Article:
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  • It's widely accepted that a vaccine is the only way

  • to end the Covid-19 pandemic.

  • And there are various estimates of the number of vaccine

  • projects currently under way.

  • The London School of Hygiene and Tropical Medicine

  • has put this figure at 183, and other estimates

  • put that at over 200.

  • Of all the vaccine projects that are currently in development,

  • can you give a sense of how many of these have actually

  • gone to human trial and you think are viable?

  • What are the chances of success?

  • Yeah, it's really important that there

  • are a lot of vaccine candidates in play.

  • Whether there's 183 or over 200, it's a big number.

  • And that's a very good thing because we don't know

  • which of them is going to work.

  • We don't have any other vaccine for a human virus

  • like this coronavirus.

  • We don't have vaccines for Sars 1 as or Mers or indeed yet Sars

  • 2.

  • So it is important that there's a diverse portfolio

  • to take forward.

  • Of those 200 I would guess at the moment

  • there are about 20 lead candidates.

  • Of those 20 lead candidates I'm aware of probably about 10

  • that are in human trials already -

  • phase 1, phase 2 trials around the world, from China

  • to Europe to the US and elsewhere.

  • Chances of success.

  • It's a hugely important question.

  • And it, of course, depends what you mean by success.

  • But I think if you said each individual one at the moment

  • maybe has a 10 per cent to 15 per cent chance of success,

  • maybe 20 per cent with the more advanced ones, that's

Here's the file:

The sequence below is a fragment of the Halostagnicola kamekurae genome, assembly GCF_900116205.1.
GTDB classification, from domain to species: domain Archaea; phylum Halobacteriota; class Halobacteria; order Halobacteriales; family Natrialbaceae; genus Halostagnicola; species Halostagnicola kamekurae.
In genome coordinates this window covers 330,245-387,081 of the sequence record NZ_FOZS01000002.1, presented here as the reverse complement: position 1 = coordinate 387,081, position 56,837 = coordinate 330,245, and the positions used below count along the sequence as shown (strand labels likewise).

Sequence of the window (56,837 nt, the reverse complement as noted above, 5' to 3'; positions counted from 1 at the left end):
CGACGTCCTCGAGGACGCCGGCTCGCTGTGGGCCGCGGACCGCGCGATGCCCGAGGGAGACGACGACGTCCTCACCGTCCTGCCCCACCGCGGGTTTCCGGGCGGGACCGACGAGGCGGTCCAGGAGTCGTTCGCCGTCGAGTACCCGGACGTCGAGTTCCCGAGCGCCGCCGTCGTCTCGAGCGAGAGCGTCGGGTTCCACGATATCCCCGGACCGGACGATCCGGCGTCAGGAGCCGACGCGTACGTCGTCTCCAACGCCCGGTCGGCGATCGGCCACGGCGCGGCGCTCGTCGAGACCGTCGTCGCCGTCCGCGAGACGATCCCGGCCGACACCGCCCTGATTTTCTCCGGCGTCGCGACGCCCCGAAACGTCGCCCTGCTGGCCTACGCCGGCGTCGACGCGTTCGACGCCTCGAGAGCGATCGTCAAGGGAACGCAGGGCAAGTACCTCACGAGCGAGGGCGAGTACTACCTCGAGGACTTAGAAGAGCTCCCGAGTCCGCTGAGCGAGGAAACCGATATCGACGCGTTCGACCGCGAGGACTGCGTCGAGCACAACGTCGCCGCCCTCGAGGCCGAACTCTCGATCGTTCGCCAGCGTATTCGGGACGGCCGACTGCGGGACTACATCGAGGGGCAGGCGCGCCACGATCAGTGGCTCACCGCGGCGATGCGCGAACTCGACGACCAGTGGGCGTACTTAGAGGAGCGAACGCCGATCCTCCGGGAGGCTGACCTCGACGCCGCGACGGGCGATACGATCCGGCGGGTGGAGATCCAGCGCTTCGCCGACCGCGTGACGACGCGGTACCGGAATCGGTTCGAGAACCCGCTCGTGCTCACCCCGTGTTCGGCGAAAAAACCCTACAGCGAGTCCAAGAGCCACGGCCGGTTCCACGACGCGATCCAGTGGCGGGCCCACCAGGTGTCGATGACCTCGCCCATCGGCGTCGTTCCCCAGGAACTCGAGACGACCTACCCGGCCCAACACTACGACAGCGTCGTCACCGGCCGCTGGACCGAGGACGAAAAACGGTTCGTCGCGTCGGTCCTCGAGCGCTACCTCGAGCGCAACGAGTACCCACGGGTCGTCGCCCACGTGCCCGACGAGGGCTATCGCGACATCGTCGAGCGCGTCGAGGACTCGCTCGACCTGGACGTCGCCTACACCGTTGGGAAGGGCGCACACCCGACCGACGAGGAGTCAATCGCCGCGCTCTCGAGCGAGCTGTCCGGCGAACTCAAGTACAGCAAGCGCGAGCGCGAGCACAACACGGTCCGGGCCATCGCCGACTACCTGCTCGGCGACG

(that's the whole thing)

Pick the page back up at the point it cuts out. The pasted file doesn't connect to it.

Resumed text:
• a reasonable estimate.

  • Even with the number of vaccine projects in development,

  • is it the case that most of the money that governments

  • are investing are actually just going to a handful of these

  • because they want to back a winner

  • and ensure that their own population has

  • access to a vaccine first?

  • Yeah.

  • Globally, there's investment in all of these 200,

  • whether from national governments,

  • from the ACT accelerator, which has just

  • got started in the last month or so,

  • or indeed from Cepi and other agencies.

  • And it is absolutely crucial there's a broad portfolio

  • because we don't yet know which vaccine is going to work.

  • Yes, the lead candidates have had more funding.

  • But that's a good thing because it allows

  • them to progress at speed.

  • And speed is very important here.

  • But what is important is that we don't just

  • back one vaccine or two vaccines because they may fail.

  • What is important is that as a world

  • we back a whole portfolio of these vaccines,

  • including disruptive ways of making vaccines

  • - RNA or DNA technology or other technologies which

  • we haven't used before in vaccine developments.

  • The danger will be that countries back one or two

  • with all of their resources, and those one or two don't work.

  • And then those countries that do that will

  • be left without access to, hopefully,

  • a potential future vaccine.

  • And what about the production and distribution challenges?

  • So once we hopefully actually get a vaccine.

  • I mean, you have pharmaceutical companies now warning

  • about shortages of glass vials.

  • Can you give a sense of what our production and distribution

  • capability for a vaccine is now compared

  • to what it will need to be to do something that's

  • never been done, to vaccinate the entire global population?

  • Over time we will need to vaccinate very large percent...

  • parts of the population of the world's 7bn people.

  • But to begin with we would have to target those

  • at highest risk.

  • Healthcare workers, the elderly, people from other backgrounds

  • who have suffered disproportionately

  • in this infection.

  • You're absolutely right, though.

  • Having a vaccine is not enough.

  • Having a vaccine that can be offered to 1,000 people

  • is not enough.

  • If we're going to really have the exit strategy